Difference between ZFS and UFS
ZFS vs UFS:
A file system (or filesystem) is a means to organize data expected to be retained after a program terminates by providing procedures to store, retrieve and update data as well as manage the available space on the device(s) which contain it. A file system organizes data in an efficient manner and is tuned to the specific characteristics of the device. In the modern technology world, ZFS and UFS are important topics, although many are unknown to their differences. Therefore, this article will provide a brief discussion how ZFS differ from UFS.
What is ZFS?
ZFS – the Zettabyte File System – is an enormous advance in capability on existing file systems. ZFS is a new kind of file system that provides simple administration, transactional semantics, end-to-end data integrity, and immense scalability. The ZFS file system is a revolutionary new file system that fundamentally changes the way file systems are administered, with features and benefits not found in any other file system available today. ZFS is robust, scalable, and easy to administer. It is available in Sun’s Solaris 10 and has been made open source. The advantages of ZFS look so great that its use may well spread to other UNIX distributions and even, possibly and eventually, to Windows. ZFS presents a pooled storage model that completely eliminates the concept of volumes and the associated problems of partitions, provisioning, wasted bandwidth and stranded storage. ZFS is a transactional file system, which means that the file system state is always consistent on disk. A key design element of the ZFS file system is scalability. The file system itself is 128 bit, allowing for 256 quadrillion zettabytes of storage. The largest SI prefix that the developers liked was ‘zetta’, and since ZFS is a 128-bit file system, the name was a reference to the fact that ZFS can store 256 quadrillion zettabytes (where each ZB is 270 bytes). ZFS was designed and implemented by a team at Sun led by Jeff Bonwick and Matthew Ahrens. It was announced on September 14, 2004, but development started in 2001.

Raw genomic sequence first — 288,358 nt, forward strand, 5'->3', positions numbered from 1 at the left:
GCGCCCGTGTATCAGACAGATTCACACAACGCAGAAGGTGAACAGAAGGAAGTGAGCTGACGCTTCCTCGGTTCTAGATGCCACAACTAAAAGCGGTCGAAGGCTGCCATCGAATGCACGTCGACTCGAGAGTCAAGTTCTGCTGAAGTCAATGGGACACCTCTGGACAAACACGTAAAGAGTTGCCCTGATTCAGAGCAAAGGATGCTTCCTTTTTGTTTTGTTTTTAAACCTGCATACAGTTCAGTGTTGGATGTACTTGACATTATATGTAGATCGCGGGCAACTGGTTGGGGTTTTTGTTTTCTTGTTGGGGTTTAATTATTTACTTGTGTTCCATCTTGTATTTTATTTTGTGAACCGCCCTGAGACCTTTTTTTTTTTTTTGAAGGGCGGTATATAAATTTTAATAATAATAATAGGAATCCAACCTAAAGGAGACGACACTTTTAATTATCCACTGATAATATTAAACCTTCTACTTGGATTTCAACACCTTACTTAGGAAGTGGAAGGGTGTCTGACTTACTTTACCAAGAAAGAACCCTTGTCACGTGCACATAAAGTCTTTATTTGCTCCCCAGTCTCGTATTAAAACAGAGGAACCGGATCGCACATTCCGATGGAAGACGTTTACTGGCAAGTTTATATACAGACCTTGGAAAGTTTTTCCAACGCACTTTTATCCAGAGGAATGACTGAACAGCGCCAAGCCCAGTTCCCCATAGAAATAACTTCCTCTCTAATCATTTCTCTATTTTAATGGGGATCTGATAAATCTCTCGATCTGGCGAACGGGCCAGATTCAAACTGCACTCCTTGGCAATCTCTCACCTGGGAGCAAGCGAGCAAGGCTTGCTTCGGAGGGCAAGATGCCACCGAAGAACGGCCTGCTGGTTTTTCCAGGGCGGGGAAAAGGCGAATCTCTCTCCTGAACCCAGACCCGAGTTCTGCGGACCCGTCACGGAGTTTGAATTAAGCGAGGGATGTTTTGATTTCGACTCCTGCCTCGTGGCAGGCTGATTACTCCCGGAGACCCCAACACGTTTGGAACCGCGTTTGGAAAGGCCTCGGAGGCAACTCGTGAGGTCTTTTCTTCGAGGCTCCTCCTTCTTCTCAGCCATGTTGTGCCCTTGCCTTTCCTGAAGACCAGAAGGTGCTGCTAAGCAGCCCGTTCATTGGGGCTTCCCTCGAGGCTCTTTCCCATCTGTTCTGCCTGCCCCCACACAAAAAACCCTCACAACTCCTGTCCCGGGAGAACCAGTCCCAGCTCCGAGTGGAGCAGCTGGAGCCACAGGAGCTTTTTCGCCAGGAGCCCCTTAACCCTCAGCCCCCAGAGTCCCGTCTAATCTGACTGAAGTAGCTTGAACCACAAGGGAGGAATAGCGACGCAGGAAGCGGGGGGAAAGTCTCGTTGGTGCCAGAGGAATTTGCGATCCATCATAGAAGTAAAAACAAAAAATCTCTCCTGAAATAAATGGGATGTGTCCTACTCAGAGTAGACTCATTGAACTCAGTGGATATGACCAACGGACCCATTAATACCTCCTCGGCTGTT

What is UFS?
UFS stands for Unix File System. It is a file system used by many UNIX and UNIX-like operating systems. A UNIX file system is a collection of files and directories stored. Each file system is stored in a separate whole disk partition. UFS is also called the Berkeley Fast File System, the BSD Fast File System or FFS. It is a distant descendant of the original file system used by Version 7 Unix. The UNIX file system has several important features. Above all, it consists of different types of files such as Ordinary files, Directories, Special files and Pipes. Ordinary files are used to store information such as some text that have been written or an image, which have been drawn. This is the file type that is usually used. A directory is a file that holds other files and other directories. Directories can be created in the home directory to hold files and other sub-directories. Special files are used to represent a real physical device such as a printer, tape drive or terminal. The pipe acts as a temporary file which only exists to hold data from one command until it is read by another. The structure of the file system is another important feature. The UNIX file system is organised as a hierarchy of directories starting from a single directory called root which is represented by a / (slash). Imagine it as being similar to the root system of a plant or as an inverted tree structure.
What is the difference between UFS and ZFS?
ZFS is made up of a plethora of features and components. UFS in contrast is composed of a variety of parts and components. UFS is a file system used exclusively with UNIX and all Unix-like operation systems. ZFS in contrast is Open Source software that is licensed under the Common Development and Distribution License (or CDDL). ZFS is a combined file system and logical volume manager designed by Sun Microsystems. The ZFS name was a trademark of Oracle until September 20, 2011. UFS on the other hand is a distant descendant of the original file system used by Version 7 Unix. An inode (index node) is a data structure found in many UNIX file systems. Each inode stores all the information about a file system object (file, directory, device node, socket and pipe), except data content and file name. A vnode is an object in kernel memory that speaks the UNIX file interface. Vnodes can represent files, directories, FIFOs, domain sockets, block devices, and character devices. In case of UFS, inodes are created at the time of creating the file system and are used to refer the files/directories. When it comes to ZFS, vnodes are created at the time when files/directories are created and are used to refer the files/directories.
In UFS, mirroring occurs on the block level. In contrast, when it comes to ZFS, mirroring occurs on the data level. In UFS, it can have only one snapshot for a same file system. But when it comes to ZFS, it can have more than one snapshot for a same file system. Unlike the UFS, ZFS have inbuilt Volume Manager.